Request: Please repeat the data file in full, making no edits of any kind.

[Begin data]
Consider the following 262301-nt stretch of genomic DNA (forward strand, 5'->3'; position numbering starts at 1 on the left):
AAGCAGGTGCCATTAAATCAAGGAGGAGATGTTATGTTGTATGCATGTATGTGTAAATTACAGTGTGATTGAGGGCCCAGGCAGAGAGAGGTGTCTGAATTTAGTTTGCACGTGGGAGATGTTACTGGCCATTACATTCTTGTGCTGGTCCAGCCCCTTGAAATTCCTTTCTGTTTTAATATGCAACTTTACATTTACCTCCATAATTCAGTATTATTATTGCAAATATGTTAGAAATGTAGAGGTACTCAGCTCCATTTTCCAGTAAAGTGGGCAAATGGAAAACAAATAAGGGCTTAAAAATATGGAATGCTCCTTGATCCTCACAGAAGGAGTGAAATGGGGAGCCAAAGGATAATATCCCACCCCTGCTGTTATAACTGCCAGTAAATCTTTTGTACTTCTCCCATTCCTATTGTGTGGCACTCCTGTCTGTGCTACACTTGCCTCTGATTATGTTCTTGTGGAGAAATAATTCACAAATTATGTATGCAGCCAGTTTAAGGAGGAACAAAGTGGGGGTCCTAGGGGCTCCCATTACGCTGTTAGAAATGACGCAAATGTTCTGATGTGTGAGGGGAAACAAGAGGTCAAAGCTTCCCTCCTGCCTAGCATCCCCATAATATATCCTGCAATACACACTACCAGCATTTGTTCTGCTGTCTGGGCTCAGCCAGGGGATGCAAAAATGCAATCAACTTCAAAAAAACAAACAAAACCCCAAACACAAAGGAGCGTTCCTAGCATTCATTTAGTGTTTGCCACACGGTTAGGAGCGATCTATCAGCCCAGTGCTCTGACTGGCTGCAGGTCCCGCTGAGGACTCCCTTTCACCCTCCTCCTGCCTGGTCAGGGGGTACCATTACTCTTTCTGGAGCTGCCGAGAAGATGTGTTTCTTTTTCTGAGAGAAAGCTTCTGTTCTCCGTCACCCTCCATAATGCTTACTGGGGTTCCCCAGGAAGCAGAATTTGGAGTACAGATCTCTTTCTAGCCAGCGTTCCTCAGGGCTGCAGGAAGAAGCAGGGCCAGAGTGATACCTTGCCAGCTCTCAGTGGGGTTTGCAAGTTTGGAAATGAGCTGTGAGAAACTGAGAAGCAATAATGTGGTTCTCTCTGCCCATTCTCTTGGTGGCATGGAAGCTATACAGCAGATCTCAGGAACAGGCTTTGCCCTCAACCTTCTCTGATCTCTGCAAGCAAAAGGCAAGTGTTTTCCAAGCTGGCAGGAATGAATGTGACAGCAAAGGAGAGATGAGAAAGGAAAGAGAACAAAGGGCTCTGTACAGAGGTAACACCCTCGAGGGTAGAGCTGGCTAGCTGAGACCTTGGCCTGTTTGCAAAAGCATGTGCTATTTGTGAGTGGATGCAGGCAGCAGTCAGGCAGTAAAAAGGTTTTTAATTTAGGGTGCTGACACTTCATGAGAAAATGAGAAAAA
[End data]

Consider the following 262301-nt stretch of genomic DNA (forward strand, 5'->3'; position numbering starts at 1 on the left):
AAGCAGGTGCCATTAAATCAAGGAGGAGATGTTATGTTGTATGCATGTATGTGTAAATTACAGTGTGATTGAGGGCCCAGGCAGAGAGAGGTGTCTGAATTTAGTTTGCACGTGGGAGATGTTACTGGCCATTACATTCTTGTGCTGGTCCAGCCCCTTGAAATTCCTTTCTGTTTTAATATGCAACTTTACATTTACCTCCATAATTCAGTATTATTATTGCAAATATGTTAGAAATGTAGAGGTACTCAGCTCCATTTTCCAGTAAAGTGGGCAAATGGAAAACAAATAAGGGCTTAAAAATATGGAATGCTCCTTGATCCTCACAGAAGGAGTGAAATGGGGAGCCAAAGGATAATATCCCACCCCTGCTGTTATAACTGCCAGTAAATCTTTTGTACTTCTCCCATTCCTATTGTGTGGCACTCCTGTCTGTGCTACACTTGCCTCTGATTATGTTCTTGTGGAGAAATAATTCACAAATTATGTATGCAGCCAGTTTAAGGAGGAACAAAGTGGGGGTCCTAGGGGCTCCCATTACGCTGTTAGAAATGACGCAAATGTTCTGATGTGTGAGGGGAAACAAGAGGTCAAAGCTTCCCTCCTGCCTAGCATCCCCATAATATATCCTGCAATACACACTACCAGCATTTGTTCTGCTGTCTGGGCTCAGCCAGGGGATGCAAAAATGCAATCAACTTCAAAAAAACAAACAAAACCCCAAACACAAAGGAGCGTTCCTAGCATTCATTTAGTGTTTGCCACACGGTTAGGAGCGATCTATCAGCCCAGTGCTCTGACTGGCTGCAGGTCCCGCTGAGGACTCCCTTTCACCCTCCTCCTGCCTGGTCAGGGGGTACCATTACTCTTTCTGGAGCTGCCGAGAAGATGTGTTTCTTTTTCTGAGAGAAAGCTTCTGTTCTCCGTCACCCTCCATAATGCTTACTGGGGTTCCCCAGGAAGCAGAATTTGGAGTACAGATCTCTTTCTAGCCAGCGTTCCTCAGGGCTGCAGGAAGAAGCAGGGCCAGAGTGATACCTTGCCAGCTCTCAGTGGGGTTTGCAAGTTTGGAAATGAGCTGTGAGAAACTGAGAAGCAATAATGTGGTTCTCTCTGCCCATTCTCTTGGTGGCATGGAAGCTATACAGCAGATCTCAGGAACAGGCTTTGCCCTCAACCTTCTCTGATCTCTGCAAGCAAAAGGCAAGTGTTTTCCAAGCTGGCAGGAATGAATGTGACAGCAAAGGAGAGATGAGAAAGGAAAGAGAACAAAGGGCTCTGTACAGAGGTAACACCCTCGAGGGTAGAGCTGGCTAGCTGAGACCTTGGCCTGTTTGCAAAAGCATGTGCTATTTGTGAGTGGATGCAGGCAGCAGTCAGGCAGTAAAAAGGTTTTTAATTTAGGGTGCTGACACTTCATGAGAAAATGAGAAAAA